By Noreen Burke
Investing.com — A victory for Democrat Joe Biden in the U.S. presidential election will likely ease some jitters in financial markets this week even as President Donald Trump refuses to concede and presses ahead with legal fights against the outcome. But with control of the Senate still up in the air and the fresh resurgence in virus cases market risks linger and the prospect of additional economic stimulus before January is unlikely. Investors will be watching appearances by several Federal Reserve officials, including Chairman Jerome Powell later in the week. Meanwhile, earnings season is beginning to wind down, but there are still dozens of companies set to report and Brexit talks are heading into extra time. Here is what you need to know to start your week.
- Biden wins U.S. presidency
Major networks declared Democrat Joe Biden the winner of the U.S. presidential election on Saturday and although current President Donald Trump said he would fight the results in court his chances of overturning the election results are slim.
U.S. stock markets registered their biggest weekly gains since April last week, on bets Biden would win and Republicans would hold onto the Senate. That scenario would create a steadier hand in the Oval Office and a Congress that would keep Biden from implementing tax increases or many new regulations.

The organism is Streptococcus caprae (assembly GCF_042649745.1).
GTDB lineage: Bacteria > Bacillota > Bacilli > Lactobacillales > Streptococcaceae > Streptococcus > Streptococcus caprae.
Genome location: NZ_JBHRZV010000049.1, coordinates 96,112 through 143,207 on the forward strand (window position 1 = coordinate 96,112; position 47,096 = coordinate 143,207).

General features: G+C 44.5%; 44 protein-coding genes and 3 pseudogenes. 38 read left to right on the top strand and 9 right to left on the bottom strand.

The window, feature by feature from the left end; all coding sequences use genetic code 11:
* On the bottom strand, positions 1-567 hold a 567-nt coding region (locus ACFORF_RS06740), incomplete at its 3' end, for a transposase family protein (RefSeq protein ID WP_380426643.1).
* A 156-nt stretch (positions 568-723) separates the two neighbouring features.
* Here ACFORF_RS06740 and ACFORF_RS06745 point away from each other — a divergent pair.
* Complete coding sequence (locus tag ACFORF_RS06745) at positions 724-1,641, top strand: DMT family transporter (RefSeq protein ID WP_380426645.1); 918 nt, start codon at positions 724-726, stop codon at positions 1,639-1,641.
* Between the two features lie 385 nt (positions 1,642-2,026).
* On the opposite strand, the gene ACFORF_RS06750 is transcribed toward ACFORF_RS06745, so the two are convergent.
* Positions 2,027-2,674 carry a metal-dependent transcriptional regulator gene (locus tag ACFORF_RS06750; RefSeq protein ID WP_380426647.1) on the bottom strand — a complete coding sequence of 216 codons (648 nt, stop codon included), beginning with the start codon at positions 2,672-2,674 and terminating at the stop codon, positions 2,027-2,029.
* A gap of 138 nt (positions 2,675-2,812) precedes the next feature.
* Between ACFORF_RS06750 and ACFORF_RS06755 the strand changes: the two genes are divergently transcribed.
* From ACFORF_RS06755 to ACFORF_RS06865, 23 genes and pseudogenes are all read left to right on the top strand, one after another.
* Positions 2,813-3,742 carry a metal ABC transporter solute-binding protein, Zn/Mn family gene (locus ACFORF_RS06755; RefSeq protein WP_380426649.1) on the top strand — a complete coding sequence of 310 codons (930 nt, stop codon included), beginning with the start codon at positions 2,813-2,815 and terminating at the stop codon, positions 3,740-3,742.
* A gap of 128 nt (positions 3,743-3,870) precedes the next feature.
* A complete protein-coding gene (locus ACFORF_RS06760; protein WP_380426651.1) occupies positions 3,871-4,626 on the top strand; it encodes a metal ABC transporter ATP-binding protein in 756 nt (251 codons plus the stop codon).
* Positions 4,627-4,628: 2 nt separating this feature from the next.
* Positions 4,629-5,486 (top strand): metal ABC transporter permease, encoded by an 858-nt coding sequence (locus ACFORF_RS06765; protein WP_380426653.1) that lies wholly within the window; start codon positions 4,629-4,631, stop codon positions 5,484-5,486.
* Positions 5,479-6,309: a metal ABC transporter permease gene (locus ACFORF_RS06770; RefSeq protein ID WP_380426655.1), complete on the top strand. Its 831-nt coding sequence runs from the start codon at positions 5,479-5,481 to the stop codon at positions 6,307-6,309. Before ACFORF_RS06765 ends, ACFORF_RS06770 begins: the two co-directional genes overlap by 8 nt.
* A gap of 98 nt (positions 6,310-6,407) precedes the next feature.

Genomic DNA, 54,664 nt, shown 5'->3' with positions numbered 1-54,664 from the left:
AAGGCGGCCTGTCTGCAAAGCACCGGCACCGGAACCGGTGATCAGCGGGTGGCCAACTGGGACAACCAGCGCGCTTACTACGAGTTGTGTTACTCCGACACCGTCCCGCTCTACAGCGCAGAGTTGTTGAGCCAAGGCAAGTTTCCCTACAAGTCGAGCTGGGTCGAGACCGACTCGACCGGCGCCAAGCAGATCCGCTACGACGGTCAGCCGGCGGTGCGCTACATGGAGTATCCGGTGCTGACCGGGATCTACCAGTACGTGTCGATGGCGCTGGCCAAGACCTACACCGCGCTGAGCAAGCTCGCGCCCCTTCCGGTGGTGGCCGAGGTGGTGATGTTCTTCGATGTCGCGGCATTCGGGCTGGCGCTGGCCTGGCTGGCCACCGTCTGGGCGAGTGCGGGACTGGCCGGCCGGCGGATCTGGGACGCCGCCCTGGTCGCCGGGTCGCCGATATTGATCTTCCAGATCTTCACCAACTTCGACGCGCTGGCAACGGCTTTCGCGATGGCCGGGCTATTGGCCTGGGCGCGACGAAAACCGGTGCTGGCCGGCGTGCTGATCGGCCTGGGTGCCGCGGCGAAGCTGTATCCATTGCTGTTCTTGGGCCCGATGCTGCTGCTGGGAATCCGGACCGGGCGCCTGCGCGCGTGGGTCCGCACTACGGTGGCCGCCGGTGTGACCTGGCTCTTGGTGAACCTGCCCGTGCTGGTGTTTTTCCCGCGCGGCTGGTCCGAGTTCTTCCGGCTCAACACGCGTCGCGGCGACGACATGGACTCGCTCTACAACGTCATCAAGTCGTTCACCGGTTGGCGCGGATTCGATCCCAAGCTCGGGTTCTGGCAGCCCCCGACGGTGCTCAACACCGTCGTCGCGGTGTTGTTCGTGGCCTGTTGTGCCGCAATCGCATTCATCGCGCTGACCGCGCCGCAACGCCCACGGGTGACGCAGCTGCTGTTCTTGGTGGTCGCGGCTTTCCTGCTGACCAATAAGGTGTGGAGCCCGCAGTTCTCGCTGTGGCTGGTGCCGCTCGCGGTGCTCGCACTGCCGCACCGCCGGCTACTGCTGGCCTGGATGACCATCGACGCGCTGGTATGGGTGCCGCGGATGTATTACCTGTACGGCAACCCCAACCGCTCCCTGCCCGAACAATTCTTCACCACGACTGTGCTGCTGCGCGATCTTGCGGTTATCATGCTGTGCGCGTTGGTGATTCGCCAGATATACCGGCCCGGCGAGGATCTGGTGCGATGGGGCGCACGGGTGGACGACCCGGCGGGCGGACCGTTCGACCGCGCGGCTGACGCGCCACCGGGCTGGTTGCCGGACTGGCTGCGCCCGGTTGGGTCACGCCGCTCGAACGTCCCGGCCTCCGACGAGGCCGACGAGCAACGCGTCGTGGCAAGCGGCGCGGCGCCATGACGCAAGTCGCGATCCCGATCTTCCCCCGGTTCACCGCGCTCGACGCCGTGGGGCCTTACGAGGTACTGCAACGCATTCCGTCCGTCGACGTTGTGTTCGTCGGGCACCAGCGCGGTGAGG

As such, investors focus will now turn to two Senate races in Georgia heading to run-off elections in early January.
The significance of those races, which could potentially end up with the Democrats controlling the White House, Senate and House of Representatives, means January is “the new November” in terms of election volatility risk, Michael Purves, founder and CEO of Tallbacken Capital, said in a note to clients.
- Virus resurgence
The U.S. on Saturday reported a record increase in coronavirus cases for a fourth consecutive day with at least 131,420 new infections, bringing the country’s total caseload to about 9.91 million, according to a Reuters tally. The number of deaths nationwide was more than 1,000 for a fifth consecutive day on Saturday, according to Reuters.
But despite the resurgence in virus cases the prospects for a major fiscal-stimulus package before January remain dim.
Democrats potentially have an incentive to wait until after the runoff races in Georgia in January when they could retake control of the Senate. That would allow them to push through their own large spending package.
For their part, Senate Republicans will be able to block large scale spending called for by Democrats. On Friday, U.S. Senate Majority Leader Mitch McConnell said that economic data, including a decline in the unemployment rate, showed that Congress should enact a smaller stimulus package.
- Wall Street welcomes Biden victory
Investors and prominent Wall Street figures said Saturday they were happy with the election finally being called, ending days of uncertainty during which Trump made repeated claims of electoral fraud without providing evidence.
“Now is a time for unity,” JPMorgan Chief Executive Jamie Dimon said in a statement. “We must respect the results of the U.S. presidential election and, as we have with every election, honor the decision of the voters and support a peaceful transition of power.”